'The hospital said I wouldn't be able to cope if a crisis situation came up and I had one hell of a battle to take her home.'
After John begged hospital staff to give him the chance to prove he could handle her care, they agreed to allow her home with a pledge to review the situation in two weeks.
John knew he needed to prove he was up to looking after Carol, so he developed a scoring system to track how he was feeling and coping.
The responses ranged from one (brilliant), two and three (almost normal), four and five (hard work), six (challenging), seven (very challenging) and eight (extremely challenging) to nine (cannot do this anymore).
Each evening John reflected on how the day had gone and gave it a score. When the score was six or higher he wrote a note about what he had found most difficult. This helped him deal with his feelings and provided a record of how he had dealt with the day's challenges.
Within those two weeks the scores mostly came in at four or five with the occasional six, but he was able to show there was nothing he wasn't coping with.
Carol stayed, and John cared for her at home for another three years.
John continued his unique scoring system even after winning his case for Carol to remain at home.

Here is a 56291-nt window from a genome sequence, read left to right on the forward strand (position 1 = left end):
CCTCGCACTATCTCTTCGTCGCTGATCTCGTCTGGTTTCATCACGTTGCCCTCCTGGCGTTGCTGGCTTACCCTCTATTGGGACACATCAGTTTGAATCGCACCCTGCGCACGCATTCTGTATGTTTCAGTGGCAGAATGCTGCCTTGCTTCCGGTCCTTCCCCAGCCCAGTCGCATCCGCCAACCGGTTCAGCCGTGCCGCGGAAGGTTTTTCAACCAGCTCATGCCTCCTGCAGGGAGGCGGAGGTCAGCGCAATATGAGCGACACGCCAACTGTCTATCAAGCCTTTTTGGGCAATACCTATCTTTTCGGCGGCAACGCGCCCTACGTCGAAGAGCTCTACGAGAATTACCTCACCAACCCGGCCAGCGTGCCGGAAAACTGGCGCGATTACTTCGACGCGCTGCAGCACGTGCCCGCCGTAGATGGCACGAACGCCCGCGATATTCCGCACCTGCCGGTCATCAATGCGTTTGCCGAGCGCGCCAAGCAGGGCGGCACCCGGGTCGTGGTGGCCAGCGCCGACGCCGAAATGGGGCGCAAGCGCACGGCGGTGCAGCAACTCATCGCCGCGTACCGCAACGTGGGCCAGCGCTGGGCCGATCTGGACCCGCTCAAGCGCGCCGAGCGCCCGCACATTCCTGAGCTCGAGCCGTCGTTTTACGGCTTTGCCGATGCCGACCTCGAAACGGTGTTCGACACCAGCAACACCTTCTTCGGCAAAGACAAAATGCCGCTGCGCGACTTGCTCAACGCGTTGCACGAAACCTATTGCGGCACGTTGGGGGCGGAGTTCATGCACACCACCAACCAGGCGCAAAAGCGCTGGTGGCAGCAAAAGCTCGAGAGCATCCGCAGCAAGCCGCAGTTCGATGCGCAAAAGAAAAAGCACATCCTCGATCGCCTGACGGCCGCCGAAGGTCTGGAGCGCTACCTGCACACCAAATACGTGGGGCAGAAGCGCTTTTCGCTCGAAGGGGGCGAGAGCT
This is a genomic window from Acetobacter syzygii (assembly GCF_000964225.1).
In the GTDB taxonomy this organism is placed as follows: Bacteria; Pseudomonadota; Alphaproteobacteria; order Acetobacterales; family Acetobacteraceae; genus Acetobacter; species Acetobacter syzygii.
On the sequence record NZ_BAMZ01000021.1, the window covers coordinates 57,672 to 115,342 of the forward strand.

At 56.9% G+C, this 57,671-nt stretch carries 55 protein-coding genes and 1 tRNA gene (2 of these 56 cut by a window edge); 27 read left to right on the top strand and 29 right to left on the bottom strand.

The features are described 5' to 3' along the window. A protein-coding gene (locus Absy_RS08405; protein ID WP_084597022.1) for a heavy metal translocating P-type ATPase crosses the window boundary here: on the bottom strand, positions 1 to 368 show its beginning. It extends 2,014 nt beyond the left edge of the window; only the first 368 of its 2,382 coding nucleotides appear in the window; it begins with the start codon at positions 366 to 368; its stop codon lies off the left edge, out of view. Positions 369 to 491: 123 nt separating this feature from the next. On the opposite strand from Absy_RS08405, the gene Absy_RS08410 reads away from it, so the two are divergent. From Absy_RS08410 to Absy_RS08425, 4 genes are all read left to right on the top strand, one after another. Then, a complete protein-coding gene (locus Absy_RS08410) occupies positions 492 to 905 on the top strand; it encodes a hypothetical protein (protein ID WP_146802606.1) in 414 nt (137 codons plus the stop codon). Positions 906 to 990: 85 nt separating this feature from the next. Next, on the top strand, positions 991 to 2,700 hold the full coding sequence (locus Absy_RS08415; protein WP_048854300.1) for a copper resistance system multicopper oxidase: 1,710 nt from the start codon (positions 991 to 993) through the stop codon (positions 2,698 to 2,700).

'I found this review, which only took a few minutes each day, was a very useful way to let me know how I was feeling and how things were changing.'
John calculated the average score every four weeks, and when it escalated over the first three months he hired domestic help for cooking, cleaning and company. When it increased again later on, he boosted day care support from once to three times a week.
John was able to use the numbers to help him compare each day and come to a decision about what to do next. He found it a comfort that the average for that first year was between four and five – 'hard work' but not unbearable.
'We all know that caring for someone with dementia is hard work but when I looked at the scores only one day in eight was scored as "challenging" and one day in 22 was "very challenging", while one day in eight was "almost normal" and the others were scored "hard work".
'Using numbers like this helped me to become aware of my feelings and decide on the right time to make a change as Carol's condition got worse.'
By the time Carol lost her mobility four years ago, John was in a wheelchair and he finally scored a nine – admitting he could no longer cope. She lived in a care home until she passed away last April.
Power of reflection
John was drawn to using numbers as a former engineer and admits this system might not be for everyone.
However he says,
'Even if people don't want to give their emotion a number it is still good to write things down to reflect on how things are going.
'Carers should make the best of each day. Don't worry too much about the day before and what might be to come, but if you are in touch with how you are coping each day it makes it so much easier to have a plan for the future when you really can't cope anymore.'